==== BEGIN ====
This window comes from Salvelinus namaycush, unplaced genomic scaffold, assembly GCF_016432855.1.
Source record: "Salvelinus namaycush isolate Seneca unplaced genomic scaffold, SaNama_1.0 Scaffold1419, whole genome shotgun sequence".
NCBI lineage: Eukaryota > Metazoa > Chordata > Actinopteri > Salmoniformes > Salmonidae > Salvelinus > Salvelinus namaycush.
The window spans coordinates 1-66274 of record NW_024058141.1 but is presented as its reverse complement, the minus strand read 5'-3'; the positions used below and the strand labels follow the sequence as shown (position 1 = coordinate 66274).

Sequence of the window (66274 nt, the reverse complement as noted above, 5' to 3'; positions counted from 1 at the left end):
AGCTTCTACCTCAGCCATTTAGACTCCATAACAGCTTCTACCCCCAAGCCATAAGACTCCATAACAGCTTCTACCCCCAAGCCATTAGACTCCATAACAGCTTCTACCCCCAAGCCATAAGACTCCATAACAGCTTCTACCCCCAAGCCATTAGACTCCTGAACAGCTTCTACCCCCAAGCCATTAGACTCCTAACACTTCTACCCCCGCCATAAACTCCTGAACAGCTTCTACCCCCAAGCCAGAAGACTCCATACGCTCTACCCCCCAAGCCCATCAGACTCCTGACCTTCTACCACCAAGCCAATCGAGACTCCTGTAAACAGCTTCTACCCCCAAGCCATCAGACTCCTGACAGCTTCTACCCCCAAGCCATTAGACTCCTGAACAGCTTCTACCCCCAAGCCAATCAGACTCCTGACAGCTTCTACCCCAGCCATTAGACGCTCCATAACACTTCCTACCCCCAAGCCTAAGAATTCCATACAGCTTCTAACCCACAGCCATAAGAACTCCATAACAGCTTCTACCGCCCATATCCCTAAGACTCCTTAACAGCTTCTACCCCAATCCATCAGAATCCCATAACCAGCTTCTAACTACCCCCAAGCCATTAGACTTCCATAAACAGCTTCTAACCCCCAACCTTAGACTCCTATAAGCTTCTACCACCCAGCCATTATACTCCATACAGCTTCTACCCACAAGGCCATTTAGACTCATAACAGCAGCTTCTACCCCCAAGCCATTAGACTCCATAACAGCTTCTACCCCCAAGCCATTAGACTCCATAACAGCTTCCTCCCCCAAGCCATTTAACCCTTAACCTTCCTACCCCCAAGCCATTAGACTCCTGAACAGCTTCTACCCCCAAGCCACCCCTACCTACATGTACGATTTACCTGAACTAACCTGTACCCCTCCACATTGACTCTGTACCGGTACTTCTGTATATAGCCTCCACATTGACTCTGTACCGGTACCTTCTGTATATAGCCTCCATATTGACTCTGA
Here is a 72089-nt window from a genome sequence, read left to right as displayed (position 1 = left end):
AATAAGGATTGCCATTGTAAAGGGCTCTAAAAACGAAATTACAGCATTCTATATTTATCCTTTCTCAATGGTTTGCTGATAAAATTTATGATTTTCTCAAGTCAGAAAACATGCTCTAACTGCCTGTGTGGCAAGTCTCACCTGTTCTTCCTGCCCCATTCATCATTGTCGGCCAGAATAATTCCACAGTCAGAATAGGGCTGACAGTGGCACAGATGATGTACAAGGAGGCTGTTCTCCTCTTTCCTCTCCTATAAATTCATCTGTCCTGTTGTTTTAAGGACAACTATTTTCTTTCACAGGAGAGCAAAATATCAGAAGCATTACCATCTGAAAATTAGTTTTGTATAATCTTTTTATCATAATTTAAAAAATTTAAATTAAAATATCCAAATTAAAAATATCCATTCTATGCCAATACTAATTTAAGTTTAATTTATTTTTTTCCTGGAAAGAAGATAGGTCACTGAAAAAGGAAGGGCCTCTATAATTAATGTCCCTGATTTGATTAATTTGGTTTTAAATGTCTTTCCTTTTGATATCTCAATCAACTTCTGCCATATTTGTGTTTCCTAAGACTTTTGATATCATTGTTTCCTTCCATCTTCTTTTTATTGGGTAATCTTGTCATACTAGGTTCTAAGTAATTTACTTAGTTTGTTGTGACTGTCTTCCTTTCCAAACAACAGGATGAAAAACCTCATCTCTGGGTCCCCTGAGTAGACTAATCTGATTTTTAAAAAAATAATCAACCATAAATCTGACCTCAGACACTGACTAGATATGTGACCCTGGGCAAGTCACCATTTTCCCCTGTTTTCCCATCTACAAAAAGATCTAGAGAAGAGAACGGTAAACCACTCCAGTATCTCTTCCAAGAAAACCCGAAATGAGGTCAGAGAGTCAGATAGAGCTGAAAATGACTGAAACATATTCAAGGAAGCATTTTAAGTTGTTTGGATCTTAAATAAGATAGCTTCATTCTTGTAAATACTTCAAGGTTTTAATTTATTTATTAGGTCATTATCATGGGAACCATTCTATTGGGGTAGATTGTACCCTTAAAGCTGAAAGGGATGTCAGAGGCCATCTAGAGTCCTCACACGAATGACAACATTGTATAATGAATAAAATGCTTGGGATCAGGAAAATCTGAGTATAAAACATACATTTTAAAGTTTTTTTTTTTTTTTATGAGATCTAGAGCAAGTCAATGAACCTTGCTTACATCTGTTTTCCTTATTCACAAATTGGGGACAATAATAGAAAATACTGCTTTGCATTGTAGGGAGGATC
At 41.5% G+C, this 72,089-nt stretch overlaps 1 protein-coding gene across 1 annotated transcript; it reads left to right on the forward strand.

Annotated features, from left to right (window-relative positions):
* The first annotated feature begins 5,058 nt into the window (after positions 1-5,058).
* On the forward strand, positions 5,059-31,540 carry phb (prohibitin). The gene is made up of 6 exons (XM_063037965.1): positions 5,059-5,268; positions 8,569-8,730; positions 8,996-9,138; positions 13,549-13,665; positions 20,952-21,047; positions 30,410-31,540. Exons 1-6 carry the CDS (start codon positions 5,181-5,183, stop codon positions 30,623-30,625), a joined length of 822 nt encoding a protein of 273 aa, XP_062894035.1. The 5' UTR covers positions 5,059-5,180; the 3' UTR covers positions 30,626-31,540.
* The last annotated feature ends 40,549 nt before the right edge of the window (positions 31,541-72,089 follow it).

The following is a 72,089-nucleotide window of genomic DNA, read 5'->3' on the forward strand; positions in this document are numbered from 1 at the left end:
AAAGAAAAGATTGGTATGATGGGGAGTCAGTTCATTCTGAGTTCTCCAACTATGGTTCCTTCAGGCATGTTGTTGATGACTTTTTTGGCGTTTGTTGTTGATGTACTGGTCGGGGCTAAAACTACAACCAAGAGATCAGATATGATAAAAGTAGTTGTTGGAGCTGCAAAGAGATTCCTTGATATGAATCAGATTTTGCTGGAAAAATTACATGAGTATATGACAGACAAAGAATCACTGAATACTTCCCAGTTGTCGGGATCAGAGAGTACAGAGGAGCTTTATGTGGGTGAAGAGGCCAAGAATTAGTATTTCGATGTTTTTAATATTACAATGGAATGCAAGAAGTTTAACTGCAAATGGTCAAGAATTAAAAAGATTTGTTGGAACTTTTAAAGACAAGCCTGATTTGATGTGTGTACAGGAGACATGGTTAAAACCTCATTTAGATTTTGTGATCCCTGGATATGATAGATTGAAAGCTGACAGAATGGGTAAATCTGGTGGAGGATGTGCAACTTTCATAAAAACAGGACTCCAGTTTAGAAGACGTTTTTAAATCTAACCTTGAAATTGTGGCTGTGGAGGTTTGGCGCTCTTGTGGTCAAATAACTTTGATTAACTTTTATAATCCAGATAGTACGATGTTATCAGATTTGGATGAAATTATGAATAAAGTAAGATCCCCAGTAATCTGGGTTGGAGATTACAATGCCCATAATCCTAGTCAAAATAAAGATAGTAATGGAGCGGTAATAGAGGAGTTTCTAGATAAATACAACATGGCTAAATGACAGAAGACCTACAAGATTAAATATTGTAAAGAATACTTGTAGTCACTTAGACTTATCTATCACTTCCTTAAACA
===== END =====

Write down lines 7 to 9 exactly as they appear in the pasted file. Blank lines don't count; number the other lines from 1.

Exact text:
Here is a 72089-nt window from a genome sequence, read left to right as displayed (position 1 = left end):
AATAAGGATTGCCATTGTAAAGGGCTCTAAAAACGAAATTACAGCATTCTATATTTATCCTTTCTCAATGGTTTGCTGATAAAATTTATGATTTTCTCAAGTCAGAAAACATGCTCTAACTGCCTGTGTGGCAAGTCTCACCTGTTCTTCCTGCCCCATTCATCATTGTCGGCCAGAATAATTCCACAGTCAGAATAGGGCTGACAGTGGCACAGATGATGTACAAGGAGGCTGTTCTCCTCTTTCCTCTCCTATAAATTCATCTGTCCTGTTGTTTTAAGGACAACTATTTTCTTTCACAGGAGAGCAAAATATCAGAAGCATTACCATCTGAAAATTAGTTTTGTATAATCTTTTTATCATAATTTAAAAAATTTAAATTAAAATATCCAAATTAAAAATATCCATTCTATGCCAATACTAATTTAAGTTTAATTTATTTTTTTCCTGGAAAGAAGATAGGTCACTGAAAAAGGAAGGGCCTCTATAATTAATGTCCCTGATTTGATTAATTTGGTTTTAAATGTCTTTCCTTTTGATATCTCAATCAACTTCTGCCATATTTGTGTTTCCTAAGACTTTTGATATCATTGTTTCCTTCCATCTTCTTTTTATTGGGTAATCTTGTCATACTAGGTTCTAAGTAATTTACTTAGTTTGTTGTGACTGTCTTCCTTTCCAAACAACAGGATGAAAAACCTCATCTCTGGGTCCCCTGAGTAGACTAATCTGATTTTTAAAAAAATAATCAACCATAAATCTGACCTCAGACACTGACTAGATATGTGACCCTGGGCAAGTCACCATTTTCCCCTGTTTTCCCATCTACAAAAAGATCTAGAGAAGAGAACGGTAAACCACTCCAGTATCTCTTCCAAGAAAACCCGAAATGAGGTCAGAGAGTCAGATAGAGCTGAAAATGACTGAAACATATTCAAGGAAGCATTTTAAGTTGTTTGGATCTTAAATAAGATAGCTTCATTCTTGTAAATACTTCAAGGTTTTAATTTATTTATTAGGTCATTATCATGGGAACCATTCTATTGGGGTAGATTGTACCCTTAAAGCTGAAAGGGATGTCAGAGGCCATCTAGAGTCCTCACACGAATGACAACATTGTATAATGAATAAAATGCTTGGGATCAGGAAAATCTGAGTATAAAACATACATTTTAAAGTTTTTTTTTTTTTTTATGAGATCTAGAGCAAGTCAATGAACCTTGCTTACATCTGTTTTCCTTATTCACAAATTGGGGACAATAATAGAAAATACTGCTTTGCATTGTAGGGAGGATC
At 41.5% G+C, this 72,089-nt stretch overlaps 1 protein-coding gene across 1 annotated transcript; it reads left to right on the forward strand.